The Origin of the Color Belt Scheme in Martial Arts

blackbeltWhite, yellow, orange, green, blue, purple and black, the colors of martial arts belts denote student development, skills and experience. However, contrary to popular belief, using colored belts to denote rank or ability in martial arts is a relatively recent invention in the otherwise ancient arts- one that was only introduced around the turn of the 20th century.

Much of the common look of the modern martial art uniform, including the comfortable baggy pants and belted smock, was introduced by the founder of judo, Kanō Jigorō, who first took up jujutsu in an effort to gain strength. (At the time he first began to purse the martial art, he was only 5 feet 2 inches tall and 90 pounds.)

A well-regarded teacher and polymath in his home country of Japan, Jigorō created judo from his study of jujutsu in the late 1800s.

Shortly after creating judo in the 1880s, Jigorō began awarding some of his students the rank of Shodan, literally “beginning degree,” which is the lowest black belt rank, first bestowing this rank on Tomita Tsunejirō and Saigō Shirō.

This ranking system was inspired by the existing Dan ranking system in Go, devised by Honinbo Dosaku in the late 17th century.  Prior to this, more experienced students in various forms of martial arts in Japan tended to be given scrolls indicating their abilities.

In these early days of judo, the students did not wear the garb we today associate with many forms of martial arts. Rather, judo was practiced wearing a traditional full length, light robe (kimono) secured with a belt (obi).

In 1907, Jigorō introduced the modern uniform (judogi) and its thinner obi, although the colors were limited to black for yudansha and white for the less experienced (mudansha). The judogi‘s white denoted simplicity and purity, and the white belt of the neophyte showed that the student began empty, but eventually was filled with knowledge (which, as the opposite of the simplicity of the pure, was shown with the black of the yudansha’s belt).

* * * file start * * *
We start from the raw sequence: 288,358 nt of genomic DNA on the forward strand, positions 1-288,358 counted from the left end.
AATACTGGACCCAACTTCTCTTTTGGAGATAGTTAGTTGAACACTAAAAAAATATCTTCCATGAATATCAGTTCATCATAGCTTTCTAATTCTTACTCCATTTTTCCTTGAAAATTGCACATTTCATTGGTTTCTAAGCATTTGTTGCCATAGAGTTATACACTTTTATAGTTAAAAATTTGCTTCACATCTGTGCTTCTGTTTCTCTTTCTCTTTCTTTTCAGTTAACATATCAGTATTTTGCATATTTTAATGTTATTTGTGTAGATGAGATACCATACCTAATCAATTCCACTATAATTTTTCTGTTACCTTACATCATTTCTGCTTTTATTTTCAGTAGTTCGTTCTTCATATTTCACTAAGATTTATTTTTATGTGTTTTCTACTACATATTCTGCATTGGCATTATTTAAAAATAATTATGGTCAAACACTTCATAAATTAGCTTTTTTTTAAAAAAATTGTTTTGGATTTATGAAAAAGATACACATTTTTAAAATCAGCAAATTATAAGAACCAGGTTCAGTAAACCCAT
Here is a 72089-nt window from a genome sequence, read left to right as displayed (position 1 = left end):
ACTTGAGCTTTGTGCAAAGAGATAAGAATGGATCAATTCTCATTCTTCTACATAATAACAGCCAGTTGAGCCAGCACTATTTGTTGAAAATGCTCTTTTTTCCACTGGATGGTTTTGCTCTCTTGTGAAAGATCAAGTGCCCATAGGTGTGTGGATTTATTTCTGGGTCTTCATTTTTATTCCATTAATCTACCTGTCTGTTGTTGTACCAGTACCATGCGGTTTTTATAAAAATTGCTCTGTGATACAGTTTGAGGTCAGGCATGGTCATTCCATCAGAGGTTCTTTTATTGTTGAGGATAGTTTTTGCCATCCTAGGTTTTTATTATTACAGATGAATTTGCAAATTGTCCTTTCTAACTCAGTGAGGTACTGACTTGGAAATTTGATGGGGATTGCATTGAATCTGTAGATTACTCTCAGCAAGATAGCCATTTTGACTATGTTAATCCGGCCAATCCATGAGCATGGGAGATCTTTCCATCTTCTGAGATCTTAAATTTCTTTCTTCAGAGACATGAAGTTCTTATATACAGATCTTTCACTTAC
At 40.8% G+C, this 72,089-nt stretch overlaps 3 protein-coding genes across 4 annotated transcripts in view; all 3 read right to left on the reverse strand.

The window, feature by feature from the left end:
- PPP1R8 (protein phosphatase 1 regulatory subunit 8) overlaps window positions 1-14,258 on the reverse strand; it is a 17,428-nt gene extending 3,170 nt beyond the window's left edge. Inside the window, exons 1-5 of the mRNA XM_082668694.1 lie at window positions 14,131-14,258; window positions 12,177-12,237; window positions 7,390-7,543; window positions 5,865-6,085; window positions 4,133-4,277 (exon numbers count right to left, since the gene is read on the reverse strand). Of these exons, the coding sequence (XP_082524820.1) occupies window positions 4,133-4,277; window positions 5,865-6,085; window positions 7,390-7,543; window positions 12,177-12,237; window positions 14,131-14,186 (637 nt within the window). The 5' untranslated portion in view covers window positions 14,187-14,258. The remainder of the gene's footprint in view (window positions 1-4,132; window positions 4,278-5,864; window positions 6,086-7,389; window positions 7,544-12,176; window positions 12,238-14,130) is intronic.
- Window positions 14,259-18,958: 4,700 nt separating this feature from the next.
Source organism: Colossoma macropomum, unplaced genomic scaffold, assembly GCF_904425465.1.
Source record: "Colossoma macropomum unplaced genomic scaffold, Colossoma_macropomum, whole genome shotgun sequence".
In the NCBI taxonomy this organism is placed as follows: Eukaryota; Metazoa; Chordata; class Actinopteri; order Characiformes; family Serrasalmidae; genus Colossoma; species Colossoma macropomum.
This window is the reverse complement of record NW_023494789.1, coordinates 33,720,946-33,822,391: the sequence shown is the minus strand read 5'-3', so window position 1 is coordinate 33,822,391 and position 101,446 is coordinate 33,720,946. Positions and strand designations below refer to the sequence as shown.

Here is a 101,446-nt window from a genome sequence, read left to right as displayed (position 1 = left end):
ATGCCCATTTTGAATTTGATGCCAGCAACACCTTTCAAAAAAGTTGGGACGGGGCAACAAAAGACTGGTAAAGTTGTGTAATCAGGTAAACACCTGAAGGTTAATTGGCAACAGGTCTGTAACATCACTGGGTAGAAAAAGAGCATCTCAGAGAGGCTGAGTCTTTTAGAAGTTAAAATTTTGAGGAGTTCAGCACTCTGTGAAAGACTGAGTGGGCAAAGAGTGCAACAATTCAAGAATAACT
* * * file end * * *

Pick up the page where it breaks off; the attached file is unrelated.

Over time, and to recognize even greater levels of achievement and skill, by around 1930, Jigorō had incorporated black belts with red and white panels (the red denoting the sacrifices made and desire to learn), and awarded these (kohaku obi) to what are today known as 6th, 7th and 8th degree black belts.

Another judo master, Mikonosuke Kawaishi, who was teaching in Paris, is credited with incorporating other colors into the uniform around 1935, as a way to motivate his students toward even greater achievement. In short order, masters of other disciplines, including karate and tae kwon do, adopted the colored belt system, as well.

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Bonus Facts:

  • According to Nolan Bushnell, the Atari gaming system was named after a term in the game Go.  In that game, when you are about to capture another player’s piece, you say “atari”, which is somewhat equivalent to “check” in Chess.  The word itself is derived from the nominalized form of the Japanese word “ataru”, meaning “to hit the target”.